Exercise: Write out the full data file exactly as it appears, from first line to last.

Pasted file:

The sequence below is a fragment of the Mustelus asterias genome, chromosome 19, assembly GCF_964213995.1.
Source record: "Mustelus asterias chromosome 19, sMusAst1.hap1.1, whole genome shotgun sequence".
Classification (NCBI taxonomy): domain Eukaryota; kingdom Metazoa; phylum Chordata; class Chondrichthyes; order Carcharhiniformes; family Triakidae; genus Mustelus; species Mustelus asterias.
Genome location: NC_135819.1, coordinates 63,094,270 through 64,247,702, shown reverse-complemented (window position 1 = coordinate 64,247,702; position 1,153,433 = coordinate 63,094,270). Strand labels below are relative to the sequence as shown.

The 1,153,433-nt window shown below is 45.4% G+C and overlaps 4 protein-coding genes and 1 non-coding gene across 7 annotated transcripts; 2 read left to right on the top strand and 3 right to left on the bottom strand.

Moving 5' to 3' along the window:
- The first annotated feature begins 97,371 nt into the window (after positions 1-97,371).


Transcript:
The sequence below is a fragment of the Mustelus asterias genome, chromosome 19, assembly GCF_964213995.1.
Source record: "Mustelus asterias chromosome 19, sMusAst1.hap1.1, whole genome shotgun sequence".
Classification (NCBI taxonomy): domain Eukaryota; kingdom Metazoa; phylum Chordata; class Chondrichthyes; order Carcharhiniformes; family Triakidae; genus Mustelus; species Mustelus asterias.
Genome location: NC_135819.1, coordinates 63,094,270 through 64,247,702, shown reverse-complemented (window position 1 = coordinate 64,247,702; position 1,153,433 = coordinate 63,094,270). Strand labels below are relative to the sequence as shown.

The 1,153,433-nt window shown below is 45.4% G+C and overlaps 4 protein-coding genes and 1 non-coding gene across 7 annotated transcripts; 2 read left to right on the top strand and 3 right to left on the bottom strand.

Moving 5' to 3' along the window:
- The first annotated feature begins 97,371 nt into the window (after positions 1-97,371).